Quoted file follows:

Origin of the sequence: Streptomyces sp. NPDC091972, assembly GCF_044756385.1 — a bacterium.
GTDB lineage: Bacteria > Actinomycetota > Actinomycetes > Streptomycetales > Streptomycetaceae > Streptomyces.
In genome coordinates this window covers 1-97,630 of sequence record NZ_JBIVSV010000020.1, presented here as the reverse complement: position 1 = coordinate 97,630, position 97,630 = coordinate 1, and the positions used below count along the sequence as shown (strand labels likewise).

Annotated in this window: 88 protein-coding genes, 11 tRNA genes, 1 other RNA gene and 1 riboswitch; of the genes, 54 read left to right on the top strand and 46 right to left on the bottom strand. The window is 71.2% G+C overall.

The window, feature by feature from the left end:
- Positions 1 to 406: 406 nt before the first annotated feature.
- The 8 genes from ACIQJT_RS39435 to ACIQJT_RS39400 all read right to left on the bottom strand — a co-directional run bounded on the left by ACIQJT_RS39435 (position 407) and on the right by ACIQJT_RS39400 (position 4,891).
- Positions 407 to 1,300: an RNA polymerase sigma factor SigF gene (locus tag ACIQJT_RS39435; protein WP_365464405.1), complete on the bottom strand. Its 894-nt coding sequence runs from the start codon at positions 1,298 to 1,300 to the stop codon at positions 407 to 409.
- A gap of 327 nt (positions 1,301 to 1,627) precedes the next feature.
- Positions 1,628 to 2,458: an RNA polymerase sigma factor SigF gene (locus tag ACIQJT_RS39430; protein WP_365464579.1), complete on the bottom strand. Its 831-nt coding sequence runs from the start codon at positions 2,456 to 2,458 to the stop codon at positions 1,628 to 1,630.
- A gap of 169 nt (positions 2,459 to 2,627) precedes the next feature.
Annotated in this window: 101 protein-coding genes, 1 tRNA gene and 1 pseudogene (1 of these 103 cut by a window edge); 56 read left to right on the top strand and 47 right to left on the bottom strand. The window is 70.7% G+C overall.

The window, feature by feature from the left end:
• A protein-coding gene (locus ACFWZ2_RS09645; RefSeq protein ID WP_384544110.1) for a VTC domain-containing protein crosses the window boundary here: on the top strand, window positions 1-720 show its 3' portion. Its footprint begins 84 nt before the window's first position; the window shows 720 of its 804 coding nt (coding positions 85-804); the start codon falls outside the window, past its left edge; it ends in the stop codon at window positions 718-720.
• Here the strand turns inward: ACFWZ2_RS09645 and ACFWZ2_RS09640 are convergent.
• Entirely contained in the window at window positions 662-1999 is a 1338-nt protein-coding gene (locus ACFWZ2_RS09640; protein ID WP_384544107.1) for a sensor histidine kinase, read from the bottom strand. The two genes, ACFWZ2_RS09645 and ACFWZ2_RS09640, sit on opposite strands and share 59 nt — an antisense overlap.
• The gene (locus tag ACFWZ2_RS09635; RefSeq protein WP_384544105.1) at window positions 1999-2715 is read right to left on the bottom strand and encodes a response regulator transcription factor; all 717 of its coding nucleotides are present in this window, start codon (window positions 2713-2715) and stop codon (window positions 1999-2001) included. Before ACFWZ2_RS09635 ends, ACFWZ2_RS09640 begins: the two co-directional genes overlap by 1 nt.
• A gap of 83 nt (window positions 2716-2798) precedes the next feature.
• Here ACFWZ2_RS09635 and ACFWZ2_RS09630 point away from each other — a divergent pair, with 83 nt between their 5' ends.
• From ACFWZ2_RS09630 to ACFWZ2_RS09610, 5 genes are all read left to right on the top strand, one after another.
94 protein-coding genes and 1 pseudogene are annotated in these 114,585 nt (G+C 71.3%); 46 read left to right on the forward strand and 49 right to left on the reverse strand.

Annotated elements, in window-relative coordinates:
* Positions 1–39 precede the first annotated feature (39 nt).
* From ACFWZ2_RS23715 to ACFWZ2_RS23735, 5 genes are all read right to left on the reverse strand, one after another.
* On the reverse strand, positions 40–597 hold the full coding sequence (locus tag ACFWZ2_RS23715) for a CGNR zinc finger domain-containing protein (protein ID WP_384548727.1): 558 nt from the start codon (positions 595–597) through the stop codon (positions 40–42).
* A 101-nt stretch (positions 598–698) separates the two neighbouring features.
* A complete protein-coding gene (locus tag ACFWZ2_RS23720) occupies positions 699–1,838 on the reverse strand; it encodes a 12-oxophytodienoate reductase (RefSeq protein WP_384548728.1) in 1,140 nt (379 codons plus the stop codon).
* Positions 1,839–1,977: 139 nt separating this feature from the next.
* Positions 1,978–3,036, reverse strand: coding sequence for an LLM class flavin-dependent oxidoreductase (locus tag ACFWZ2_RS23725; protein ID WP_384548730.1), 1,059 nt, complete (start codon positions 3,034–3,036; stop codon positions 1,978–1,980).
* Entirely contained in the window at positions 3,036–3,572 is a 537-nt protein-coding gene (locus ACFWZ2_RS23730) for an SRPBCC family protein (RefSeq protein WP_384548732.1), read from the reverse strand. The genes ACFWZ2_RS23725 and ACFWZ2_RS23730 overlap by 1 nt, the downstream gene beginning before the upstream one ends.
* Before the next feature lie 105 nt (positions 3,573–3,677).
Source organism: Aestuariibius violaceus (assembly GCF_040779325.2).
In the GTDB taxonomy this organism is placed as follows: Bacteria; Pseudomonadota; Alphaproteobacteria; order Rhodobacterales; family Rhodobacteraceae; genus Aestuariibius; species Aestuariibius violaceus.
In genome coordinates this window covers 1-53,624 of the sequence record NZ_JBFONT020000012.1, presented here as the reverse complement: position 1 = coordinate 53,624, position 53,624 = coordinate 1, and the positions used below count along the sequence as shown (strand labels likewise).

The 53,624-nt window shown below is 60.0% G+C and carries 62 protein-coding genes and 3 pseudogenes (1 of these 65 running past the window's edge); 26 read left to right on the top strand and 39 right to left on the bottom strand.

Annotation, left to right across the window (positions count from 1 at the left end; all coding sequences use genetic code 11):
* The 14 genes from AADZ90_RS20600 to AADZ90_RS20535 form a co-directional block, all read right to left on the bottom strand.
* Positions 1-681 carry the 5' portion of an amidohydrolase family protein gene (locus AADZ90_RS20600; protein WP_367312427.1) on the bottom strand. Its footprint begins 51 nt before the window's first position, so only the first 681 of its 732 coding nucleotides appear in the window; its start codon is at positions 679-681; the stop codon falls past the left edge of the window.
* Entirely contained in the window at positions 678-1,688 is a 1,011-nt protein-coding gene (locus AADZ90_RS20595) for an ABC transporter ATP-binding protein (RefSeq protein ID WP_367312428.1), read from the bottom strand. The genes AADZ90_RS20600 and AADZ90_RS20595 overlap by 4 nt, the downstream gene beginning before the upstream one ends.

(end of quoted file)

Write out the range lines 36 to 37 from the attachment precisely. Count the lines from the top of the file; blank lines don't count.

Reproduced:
Annotation, left to right across the window (positions count from 1 at the left end; all coding sequences use genetic code 11):
* The 14 genes from AADZ90_RS20600 to AADZ90_RS20535 form a co-directional block, all read right to left on the bottom strand.